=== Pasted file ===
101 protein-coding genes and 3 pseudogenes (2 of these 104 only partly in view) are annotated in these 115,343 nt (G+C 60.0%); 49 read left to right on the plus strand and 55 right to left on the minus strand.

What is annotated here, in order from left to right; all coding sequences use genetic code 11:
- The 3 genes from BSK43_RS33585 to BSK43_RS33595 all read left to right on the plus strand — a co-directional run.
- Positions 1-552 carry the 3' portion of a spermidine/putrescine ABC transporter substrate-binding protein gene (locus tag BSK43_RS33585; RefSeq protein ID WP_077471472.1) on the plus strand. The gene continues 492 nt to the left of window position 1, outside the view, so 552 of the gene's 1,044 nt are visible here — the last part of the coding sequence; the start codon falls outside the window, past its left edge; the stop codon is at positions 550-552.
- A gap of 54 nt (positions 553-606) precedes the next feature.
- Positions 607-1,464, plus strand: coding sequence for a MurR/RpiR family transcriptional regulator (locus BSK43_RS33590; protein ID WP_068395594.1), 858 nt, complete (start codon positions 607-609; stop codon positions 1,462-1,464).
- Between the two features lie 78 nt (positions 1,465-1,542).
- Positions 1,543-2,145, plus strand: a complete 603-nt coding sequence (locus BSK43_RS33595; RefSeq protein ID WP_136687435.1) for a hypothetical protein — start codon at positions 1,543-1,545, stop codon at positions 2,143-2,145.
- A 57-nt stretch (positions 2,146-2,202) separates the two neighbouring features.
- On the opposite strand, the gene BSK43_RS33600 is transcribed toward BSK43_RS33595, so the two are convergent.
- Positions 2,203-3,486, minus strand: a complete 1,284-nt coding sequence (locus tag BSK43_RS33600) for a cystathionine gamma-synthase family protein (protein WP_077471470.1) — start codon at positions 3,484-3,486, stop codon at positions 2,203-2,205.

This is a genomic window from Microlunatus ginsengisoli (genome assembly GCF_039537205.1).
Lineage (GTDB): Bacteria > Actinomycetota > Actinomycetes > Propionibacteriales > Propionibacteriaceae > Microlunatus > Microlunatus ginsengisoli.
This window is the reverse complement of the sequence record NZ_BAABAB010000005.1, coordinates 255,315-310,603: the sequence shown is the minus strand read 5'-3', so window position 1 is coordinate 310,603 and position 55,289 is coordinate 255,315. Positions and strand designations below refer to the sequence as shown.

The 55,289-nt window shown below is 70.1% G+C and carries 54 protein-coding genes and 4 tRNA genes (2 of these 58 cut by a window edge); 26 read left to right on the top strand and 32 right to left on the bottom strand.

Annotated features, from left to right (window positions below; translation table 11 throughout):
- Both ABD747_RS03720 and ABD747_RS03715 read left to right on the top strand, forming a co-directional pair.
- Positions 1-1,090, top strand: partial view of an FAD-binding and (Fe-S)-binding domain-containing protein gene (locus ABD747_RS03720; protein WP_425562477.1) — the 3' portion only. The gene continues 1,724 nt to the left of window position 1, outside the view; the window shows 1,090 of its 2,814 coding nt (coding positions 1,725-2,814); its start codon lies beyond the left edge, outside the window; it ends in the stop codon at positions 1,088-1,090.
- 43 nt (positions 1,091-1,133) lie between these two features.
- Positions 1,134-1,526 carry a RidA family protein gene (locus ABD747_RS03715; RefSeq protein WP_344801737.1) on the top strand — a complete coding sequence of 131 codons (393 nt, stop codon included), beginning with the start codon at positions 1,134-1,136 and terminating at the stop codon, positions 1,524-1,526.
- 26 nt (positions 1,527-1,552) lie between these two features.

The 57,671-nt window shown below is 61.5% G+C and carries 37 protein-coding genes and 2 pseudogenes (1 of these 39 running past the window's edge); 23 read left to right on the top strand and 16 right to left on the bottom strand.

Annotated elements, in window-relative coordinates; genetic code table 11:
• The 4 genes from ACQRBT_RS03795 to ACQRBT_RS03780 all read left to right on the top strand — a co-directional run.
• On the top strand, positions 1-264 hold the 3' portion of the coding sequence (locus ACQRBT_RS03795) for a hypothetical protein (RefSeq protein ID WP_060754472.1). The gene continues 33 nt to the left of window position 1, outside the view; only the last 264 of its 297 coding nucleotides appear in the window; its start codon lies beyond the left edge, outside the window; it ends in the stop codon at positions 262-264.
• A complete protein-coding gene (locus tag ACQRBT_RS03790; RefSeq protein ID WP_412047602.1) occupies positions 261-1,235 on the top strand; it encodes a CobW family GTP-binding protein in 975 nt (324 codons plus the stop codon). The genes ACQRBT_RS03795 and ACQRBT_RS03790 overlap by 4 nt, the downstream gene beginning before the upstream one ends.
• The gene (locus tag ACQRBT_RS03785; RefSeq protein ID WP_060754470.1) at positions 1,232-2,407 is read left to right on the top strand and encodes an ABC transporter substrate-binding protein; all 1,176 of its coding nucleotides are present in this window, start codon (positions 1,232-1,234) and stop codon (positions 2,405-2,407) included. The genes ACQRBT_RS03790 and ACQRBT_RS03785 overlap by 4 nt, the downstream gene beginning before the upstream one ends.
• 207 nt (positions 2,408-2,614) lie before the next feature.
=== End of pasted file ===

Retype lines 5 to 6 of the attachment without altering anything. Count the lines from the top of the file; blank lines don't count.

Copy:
- A gap of 54 nt (positions 553-606) precedes the next feature.
- Positions 607-1,464, plus strand: coding sequence for a MurR/RpiR family transcriptional regulator (locus BSK43_RS33590; protein ID WP_068395594.1), 858 nt, complete (start codon positions 607-609; stop codon positions 1,462-1,464).